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2 of 2 people found the following review helpful
4.0 out of 5 stars Follow the red rabbit
Being a recent convert to the audiobook I was looking forward to hearing the latest Jack Ryan adventure from the genius author Tom Clancy and boy did it deliver!! By redefining Jack Ryan as the analyst we saw in the recent big screen version of "Sum of all fears", Clancy has given Ryan new direction and new energy to save the world, or in this case the Pope, all over...
Published on 16 April 2003 by Amazon Customer

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20 of 20 people found the following review helpful
1.0 out of 5 stars Embarrassing
I'm an American who has been living in the UK, going on for five years now. Usually, I'll read a Clancy book with great gusto. I love his earlier books. His Republican views never really bothered me before .......... before this one. I am just incredibly ashamed by this book. Forget the plot (boring), forget the characters (no new insights), and try to forget the...
Published on 7 Feb 2003 by Bonnie Perkovic


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20 of 20 people found the following review helpful
1.0 out of 5 stars Embarrassing, 7 Feb 2003
This review is from: Red Rabbit (Hardcover)
I'm an American who has been living in the UK, going on for five years now. Usually, I'll read a Clancy book with great gusto. I love his earlier books. His Republican views never really bothered me before .......... before this one. I am just incredibly ashamed by this book. Forget the plot (boring), forget the characters (no new insights), and try to forget the conservative Republican jargon. This book's sole purpose is to rant and rave about the USA, Reagan, the CIA, the US health system, coffee, the DOW, food and to criticise anything non-American. From the way he goes on and on about the UK (NHS, coffee, food, the peeling paint and decay of the buildings, lazy workers who I assume rather be at home with their families instead with work colleagues, etc) and Russia I wasn't quite sure which country was worse off. They are both depicted as second world nations ... barely even that. Did anyone else notice that the good guys all have some form of Catholic backgrounds? It made me cringe every time Clancy had his American characters correctly predict the fall of the USSR or the futures in stocks. Oh how about when the CIA leaders were singing the praises for Martin Luther King? Yeah, right! The stereotypes of the British have been mentioned by many of the previous reviewers so no need to dwell on it again. My God, I have never read such arrogance, such righteousness, and sole ownership of high ethics. No wonder many non-Americans are annoyed by us. I wonder if Clancy understands the annoyance he has caused by his extremely bias tome?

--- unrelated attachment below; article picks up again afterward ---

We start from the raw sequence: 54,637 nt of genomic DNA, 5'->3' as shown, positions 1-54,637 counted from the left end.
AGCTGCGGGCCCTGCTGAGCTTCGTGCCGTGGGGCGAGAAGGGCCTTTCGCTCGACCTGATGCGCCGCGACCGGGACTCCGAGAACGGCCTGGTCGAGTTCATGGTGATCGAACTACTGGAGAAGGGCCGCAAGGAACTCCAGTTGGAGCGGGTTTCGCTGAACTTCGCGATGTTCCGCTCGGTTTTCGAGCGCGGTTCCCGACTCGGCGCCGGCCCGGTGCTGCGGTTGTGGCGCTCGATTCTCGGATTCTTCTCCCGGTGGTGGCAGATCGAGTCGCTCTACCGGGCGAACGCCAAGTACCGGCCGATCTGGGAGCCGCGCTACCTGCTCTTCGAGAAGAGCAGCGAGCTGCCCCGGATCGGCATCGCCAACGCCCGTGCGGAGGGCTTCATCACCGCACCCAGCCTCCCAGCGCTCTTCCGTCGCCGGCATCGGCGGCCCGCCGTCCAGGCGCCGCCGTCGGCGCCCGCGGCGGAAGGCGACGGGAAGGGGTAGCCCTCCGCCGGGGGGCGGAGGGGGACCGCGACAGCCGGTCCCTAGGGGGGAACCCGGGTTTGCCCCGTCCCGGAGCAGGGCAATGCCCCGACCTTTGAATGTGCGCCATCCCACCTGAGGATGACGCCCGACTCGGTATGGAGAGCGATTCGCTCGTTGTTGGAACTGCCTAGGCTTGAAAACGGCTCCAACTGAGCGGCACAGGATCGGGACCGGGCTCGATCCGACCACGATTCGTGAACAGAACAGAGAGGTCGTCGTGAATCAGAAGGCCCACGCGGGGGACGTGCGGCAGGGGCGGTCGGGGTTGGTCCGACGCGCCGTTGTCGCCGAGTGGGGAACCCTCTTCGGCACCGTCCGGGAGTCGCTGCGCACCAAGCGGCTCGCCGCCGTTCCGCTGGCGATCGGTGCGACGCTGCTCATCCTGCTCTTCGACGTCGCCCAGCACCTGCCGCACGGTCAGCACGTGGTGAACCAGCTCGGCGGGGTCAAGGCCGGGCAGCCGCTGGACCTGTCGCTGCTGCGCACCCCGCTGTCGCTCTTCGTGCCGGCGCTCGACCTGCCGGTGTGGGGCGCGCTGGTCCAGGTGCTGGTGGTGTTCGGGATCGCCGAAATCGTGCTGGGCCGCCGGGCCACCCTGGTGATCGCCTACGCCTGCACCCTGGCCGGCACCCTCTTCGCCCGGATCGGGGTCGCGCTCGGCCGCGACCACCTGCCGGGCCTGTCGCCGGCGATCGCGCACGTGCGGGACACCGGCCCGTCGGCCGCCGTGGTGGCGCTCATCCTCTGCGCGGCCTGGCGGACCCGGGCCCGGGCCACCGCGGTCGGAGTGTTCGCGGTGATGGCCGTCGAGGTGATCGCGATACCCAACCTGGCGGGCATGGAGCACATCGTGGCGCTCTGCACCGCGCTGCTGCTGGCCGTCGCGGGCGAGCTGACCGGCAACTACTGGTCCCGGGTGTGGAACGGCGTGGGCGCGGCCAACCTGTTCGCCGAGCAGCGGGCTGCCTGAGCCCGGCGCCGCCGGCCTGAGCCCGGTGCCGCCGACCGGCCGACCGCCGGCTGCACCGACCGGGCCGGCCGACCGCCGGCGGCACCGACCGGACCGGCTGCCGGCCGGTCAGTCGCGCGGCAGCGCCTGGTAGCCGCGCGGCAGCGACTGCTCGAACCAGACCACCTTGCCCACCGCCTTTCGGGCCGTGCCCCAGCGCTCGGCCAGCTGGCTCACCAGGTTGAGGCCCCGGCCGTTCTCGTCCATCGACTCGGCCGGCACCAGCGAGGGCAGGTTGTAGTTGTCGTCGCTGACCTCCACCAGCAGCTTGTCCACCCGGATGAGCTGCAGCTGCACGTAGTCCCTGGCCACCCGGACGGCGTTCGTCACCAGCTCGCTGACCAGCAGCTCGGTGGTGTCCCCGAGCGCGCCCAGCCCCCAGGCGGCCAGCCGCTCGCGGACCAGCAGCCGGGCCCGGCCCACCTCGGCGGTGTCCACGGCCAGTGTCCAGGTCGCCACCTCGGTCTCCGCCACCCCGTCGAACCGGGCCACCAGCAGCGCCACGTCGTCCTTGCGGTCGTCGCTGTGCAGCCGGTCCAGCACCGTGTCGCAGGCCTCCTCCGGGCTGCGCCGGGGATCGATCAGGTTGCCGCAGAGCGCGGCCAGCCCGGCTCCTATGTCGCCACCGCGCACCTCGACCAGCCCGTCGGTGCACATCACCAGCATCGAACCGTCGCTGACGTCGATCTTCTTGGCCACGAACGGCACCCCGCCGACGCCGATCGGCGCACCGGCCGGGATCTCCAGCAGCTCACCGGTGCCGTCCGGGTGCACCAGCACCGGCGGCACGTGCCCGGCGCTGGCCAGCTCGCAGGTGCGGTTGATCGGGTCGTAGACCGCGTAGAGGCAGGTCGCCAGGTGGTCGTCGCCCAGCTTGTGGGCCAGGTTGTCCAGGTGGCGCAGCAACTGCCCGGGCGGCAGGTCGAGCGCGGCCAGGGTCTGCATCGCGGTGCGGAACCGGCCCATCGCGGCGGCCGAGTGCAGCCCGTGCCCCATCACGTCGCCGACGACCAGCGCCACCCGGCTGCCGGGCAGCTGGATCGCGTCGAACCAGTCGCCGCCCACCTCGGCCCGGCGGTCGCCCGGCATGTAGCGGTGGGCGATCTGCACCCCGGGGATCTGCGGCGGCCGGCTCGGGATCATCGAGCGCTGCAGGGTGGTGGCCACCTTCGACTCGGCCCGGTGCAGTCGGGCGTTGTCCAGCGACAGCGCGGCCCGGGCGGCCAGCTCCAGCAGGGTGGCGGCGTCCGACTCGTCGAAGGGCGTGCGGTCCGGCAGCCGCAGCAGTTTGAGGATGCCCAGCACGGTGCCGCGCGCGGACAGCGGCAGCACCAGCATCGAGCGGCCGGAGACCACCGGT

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38 of 39 people found the following review helpful
2.0 out of 5 stars So What?, 24 Dec 2003
This review is from: Red Rabbit (Mass Market Paperback)
As a Tom Clancy fan, on the strength of his previous books I bought this one straight 'off the shelf'.
But this book was disappointing. It was strongly nationalistic, sickeningly pro-american (to be expected but this was too much - possibly done in response to recent american developments?), anti-communist, patronising, and in parts racist, whilst not providing much in the way of redeeming features such as excitement or suspense.